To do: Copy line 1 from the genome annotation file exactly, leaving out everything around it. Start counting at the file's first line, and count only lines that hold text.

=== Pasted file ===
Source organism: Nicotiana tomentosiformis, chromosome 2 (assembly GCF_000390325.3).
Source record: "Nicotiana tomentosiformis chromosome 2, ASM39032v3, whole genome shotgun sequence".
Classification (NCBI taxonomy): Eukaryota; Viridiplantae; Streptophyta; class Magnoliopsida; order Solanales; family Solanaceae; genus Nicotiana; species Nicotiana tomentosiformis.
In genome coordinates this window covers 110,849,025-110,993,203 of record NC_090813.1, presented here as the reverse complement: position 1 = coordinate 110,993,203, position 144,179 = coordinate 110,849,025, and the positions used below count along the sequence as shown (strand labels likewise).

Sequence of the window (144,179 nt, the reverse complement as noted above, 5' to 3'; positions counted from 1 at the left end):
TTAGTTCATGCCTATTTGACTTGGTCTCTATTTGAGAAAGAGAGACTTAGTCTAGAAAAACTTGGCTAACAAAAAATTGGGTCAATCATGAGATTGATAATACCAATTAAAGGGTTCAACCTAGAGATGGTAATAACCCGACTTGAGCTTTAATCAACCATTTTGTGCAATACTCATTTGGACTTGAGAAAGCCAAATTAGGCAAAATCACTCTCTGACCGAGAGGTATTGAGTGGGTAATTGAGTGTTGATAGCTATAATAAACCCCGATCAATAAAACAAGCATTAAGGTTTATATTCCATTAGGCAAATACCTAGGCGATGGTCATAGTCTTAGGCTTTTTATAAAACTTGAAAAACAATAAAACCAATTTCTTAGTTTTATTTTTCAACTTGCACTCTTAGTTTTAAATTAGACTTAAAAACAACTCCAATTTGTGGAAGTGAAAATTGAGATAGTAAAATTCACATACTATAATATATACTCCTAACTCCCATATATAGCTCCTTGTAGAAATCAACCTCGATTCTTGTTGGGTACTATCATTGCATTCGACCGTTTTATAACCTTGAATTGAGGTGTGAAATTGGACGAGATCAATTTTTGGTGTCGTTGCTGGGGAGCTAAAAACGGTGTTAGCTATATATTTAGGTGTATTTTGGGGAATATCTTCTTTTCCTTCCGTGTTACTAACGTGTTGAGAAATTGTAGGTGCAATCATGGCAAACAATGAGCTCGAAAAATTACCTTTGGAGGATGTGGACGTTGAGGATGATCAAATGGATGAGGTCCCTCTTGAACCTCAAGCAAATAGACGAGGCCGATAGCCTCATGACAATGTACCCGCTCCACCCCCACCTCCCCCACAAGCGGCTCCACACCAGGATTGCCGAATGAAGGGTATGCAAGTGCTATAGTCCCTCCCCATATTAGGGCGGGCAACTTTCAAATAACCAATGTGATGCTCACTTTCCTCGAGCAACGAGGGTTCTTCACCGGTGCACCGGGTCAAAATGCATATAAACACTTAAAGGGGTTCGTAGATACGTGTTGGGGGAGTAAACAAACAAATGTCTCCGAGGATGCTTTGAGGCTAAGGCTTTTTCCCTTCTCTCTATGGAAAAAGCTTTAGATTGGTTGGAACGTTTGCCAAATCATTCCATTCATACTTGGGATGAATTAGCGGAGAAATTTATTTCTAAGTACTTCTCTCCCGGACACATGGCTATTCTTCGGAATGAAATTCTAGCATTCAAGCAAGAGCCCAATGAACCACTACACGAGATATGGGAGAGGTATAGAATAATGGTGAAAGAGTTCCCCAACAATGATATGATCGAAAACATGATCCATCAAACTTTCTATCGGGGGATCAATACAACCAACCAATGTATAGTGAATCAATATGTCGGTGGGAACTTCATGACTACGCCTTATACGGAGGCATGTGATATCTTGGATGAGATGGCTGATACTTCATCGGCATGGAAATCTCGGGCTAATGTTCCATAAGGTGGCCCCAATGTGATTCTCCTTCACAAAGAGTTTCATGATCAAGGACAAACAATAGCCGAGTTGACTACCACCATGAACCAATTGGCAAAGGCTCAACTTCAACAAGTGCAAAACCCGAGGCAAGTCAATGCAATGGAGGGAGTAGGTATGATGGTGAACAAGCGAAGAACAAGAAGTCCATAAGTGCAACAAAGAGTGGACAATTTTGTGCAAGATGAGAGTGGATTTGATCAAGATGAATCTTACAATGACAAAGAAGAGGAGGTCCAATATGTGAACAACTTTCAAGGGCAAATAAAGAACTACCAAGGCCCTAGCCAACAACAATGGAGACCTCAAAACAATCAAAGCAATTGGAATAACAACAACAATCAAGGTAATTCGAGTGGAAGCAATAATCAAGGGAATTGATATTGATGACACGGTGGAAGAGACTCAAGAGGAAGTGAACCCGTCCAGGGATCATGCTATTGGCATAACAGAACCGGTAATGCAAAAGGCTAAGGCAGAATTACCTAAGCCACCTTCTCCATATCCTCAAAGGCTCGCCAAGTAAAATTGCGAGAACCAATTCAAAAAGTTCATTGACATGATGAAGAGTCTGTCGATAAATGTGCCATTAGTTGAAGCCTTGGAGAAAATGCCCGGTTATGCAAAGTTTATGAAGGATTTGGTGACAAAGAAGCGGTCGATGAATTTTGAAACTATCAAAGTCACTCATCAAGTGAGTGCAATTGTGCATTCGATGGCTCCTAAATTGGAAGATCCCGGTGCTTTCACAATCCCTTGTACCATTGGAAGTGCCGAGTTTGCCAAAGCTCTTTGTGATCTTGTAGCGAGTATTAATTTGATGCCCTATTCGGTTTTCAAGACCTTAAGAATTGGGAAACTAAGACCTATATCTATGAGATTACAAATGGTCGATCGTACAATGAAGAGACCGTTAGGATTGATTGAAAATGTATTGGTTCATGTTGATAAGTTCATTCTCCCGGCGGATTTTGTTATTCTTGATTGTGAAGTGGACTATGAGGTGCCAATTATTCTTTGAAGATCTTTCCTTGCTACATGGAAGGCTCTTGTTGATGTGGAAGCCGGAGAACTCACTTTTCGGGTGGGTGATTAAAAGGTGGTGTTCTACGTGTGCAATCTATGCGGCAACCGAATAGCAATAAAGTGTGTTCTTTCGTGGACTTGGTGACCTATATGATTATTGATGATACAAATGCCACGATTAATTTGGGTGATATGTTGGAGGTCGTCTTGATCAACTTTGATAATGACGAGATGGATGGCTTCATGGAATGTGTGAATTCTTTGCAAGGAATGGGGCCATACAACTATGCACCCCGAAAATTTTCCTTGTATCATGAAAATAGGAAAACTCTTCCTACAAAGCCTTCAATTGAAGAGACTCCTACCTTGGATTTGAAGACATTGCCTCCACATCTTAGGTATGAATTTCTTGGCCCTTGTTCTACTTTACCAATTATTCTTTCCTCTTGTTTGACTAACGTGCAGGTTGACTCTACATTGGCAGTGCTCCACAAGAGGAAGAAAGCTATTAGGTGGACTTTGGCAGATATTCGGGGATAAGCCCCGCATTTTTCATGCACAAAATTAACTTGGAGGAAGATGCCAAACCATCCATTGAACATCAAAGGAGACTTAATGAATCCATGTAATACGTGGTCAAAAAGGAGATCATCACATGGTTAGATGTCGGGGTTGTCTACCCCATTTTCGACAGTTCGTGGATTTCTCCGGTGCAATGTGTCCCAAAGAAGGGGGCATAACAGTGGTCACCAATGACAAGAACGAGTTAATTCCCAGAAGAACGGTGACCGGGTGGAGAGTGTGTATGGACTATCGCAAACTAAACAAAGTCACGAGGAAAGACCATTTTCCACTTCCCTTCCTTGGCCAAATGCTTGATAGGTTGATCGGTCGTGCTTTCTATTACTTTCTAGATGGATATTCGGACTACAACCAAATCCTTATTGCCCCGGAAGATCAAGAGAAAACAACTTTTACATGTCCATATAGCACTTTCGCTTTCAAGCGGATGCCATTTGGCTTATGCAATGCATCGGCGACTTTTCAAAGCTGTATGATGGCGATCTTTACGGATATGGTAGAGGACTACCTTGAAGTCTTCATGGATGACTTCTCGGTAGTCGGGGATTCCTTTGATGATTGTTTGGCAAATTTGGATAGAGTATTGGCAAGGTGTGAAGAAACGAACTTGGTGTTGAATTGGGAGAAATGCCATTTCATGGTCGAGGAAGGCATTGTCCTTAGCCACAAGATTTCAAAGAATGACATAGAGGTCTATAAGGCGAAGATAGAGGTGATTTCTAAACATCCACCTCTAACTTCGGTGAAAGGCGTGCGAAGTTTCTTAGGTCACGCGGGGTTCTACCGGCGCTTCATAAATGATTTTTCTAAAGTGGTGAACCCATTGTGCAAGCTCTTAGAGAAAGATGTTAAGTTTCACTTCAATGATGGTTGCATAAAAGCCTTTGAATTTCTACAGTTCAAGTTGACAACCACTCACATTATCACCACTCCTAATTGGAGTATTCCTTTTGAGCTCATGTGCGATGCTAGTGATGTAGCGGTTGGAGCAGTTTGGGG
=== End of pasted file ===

Source organism: Nicotiana tomentosiformis, chromosome 2 (assembly GCF_000390325.3).